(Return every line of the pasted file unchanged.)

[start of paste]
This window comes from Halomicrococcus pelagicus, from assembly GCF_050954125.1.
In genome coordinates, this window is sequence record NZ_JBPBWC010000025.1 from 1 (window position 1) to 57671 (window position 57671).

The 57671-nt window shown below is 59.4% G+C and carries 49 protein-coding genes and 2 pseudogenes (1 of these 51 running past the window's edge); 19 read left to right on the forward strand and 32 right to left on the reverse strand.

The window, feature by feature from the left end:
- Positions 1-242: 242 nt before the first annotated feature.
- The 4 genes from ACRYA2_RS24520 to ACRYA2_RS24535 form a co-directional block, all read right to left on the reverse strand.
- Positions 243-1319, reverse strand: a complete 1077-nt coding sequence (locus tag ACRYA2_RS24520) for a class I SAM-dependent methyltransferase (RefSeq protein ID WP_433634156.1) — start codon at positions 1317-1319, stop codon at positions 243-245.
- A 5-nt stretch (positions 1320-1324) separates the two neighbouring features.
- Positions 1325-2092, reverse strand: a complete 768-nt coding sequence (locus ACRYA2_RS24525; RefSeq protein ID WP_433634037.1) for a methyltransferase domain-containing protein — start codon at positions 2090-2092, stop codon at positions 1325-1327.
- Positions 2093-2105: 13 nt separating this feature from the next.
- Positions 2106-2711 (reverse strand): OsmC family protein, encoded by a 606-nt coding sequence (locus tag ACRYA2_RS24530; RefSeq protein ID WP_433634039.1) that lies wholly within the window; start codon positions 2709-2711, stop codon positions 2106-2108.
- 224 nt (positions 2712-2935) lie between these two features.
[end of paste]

This window comes from Halomicrococcus pelagicus, from assembly GCF_050954125.1.
In genome coordinates, this window is sequence record NZ_JBPBWC010000025.1 from 1 (window position 1) to 57671 (window position 57671).

The 57671-nt window shown below is 59.4% G+C and carries 49 protein-coding genes and 2 pseudogenes (1 of these 51 running past the window's edge); 19 read left to right on the forward strand and 32 right to left on the reverse strand.

The window, feature by feature from the left end:
- Positions 1-242: 242 nt before the first annotated feature.
- The 4 genes from ACRYA2_RS24520 to ACRYA2_RS24535 form a co-directional block, all read right to left on the reverse strand.
- Positions 243-1319, reverse strand: a complete 1077-nt coding sequence (locus tag ACRYA2_RS24520) for a class I SAM-dependent methyltransferase (RefSeq protein ID WP_433634156.1) — start codon at positions 1317-1319, stop codon at positions 243-245.
- A 5-nt stretch (positions 1320-1324) separates the two neighbouring features.
- Positions 1325-2092, reverse strand: a complete 768-nt coding sequence (locus ACRYA2_RS24525; RefSeq protein ID WP_433634037.1) for a methyltransferase domain-containing protein — start codon at positions 2090-2092, stop codon at positions 1325-1327.
- Positions 2093-2105: 13 nt separating this feature from the next.
- Positions 2106-2711 (reverse strand): OsmC family protein, encoded by a 606-nt coding sequence (locus tag ACRYA2_RS24530; RefSeq protein ID WP_433634039.1) that lies wholly within the window; start codon positions 2709-2711, stop codon positions 2106-2108.
- 224 nt (positions 2712-2935) lie between these two features.